Cell phone, e-mail money transfers launching mobile money transfer system
WASHINGTON (AP) — Three of the nation's four largest banks are launching a system that lets customers transfer money from their checking accounts using only a mobile number or e-mail address.
The banks say the service, called clearXchange, will make payments easier than traditional money transfers, which require a bank routing number and move through a system controlled by Federal Reserve banks.
The service is a joint venture between Bank of America Corp., JPMorgan Chase & Co. and Wells Fargo & Co. The banks expect to add other financial institutions, eventually creating an industry-wide utility for moving money.
ClearXchange is an attempt by the banks to retain fee-weary customers who have embraced alternatives such as prepaid debit cards and eBay Inc.'s PayPal service.
The clearXchange system will be available nationally to customers of the three banks. The banks noted that clearXchange is linked to existing accounts, so customers don't have to sign up and provide new personal information as they would with PayPal.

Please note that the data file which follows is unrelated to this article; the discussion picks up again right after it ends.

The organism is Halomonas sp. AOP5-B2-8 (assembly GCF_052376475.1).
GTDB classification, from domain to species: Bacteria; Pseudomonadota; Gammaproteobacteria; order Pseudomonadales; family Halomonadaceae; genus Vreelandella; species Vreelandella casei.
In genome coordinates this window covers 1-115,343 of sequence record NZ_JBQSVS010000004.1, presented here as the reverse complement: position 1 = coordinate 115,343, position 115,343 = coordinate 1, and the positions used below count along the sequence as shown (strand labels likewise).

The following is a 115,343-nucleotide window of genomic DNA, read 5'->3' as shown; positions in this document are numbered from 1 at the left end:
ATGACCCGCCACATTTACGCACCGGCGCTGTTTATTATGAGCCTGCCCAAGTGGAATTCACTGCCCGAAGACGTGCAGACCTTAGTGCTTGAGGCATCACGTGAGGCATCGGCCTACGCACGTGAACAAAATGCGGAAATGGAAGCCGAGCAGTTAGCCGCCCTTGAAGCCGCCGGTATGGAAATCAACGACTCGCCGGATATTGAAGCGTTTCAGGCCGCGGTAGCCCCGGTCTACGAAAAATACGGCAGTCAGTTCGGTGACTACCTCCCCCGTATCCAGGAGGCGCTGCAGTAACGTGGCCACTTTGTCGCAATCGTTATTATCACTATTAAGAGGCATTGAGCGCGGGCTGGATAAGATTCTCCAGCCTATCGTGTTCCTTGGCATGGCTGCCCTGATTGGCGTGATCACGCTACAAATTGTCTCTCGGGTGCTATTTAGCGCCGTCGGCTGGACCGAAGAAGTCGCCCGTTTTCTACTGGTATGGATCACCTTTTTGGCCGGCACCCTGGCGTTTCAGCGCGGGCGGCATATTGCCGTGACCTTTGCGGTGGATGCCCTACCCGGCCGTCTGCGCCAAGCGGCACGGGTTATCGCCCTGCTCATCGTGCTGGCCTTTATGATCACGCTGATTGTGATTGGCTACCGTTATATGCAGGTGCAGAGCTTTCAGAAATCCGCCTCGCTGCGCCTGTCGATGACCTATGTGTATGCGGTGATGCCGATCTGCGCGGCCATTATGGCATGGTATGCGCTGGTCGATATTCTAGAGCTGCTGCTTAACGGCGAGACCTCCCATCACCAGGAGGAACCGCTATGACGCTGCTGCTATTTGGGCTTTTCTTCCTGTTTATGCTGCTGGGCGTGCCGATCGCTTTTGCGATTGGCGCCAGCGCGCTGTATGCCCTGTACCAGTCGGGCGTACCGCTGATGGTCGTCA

"Customers will be able to send and receive money even more quickly and easily — with full confidence their funds are in a bank account without worrying about cash, checks or higher-cost services," said Jack Stephenson, director of Mobile, eCommerce and Payments at JPMorgan.
The service is a direct threat to PayPal, which dominates the market for online, electronic payments with nearly 100 million active users.
EBay said last month that PayPal processed $27.4 billion in payments during the first quarter, a 28 percent increase over the previous year. PayPal's revenue was $992.3 million, and eBay expects PayPal's revenue to surpass that of the auction site in the next few years.
ClearXchange will be managed by John Feldman, a Bank of America employee. Like Bank of America, it will be based in Charlotte, N.C.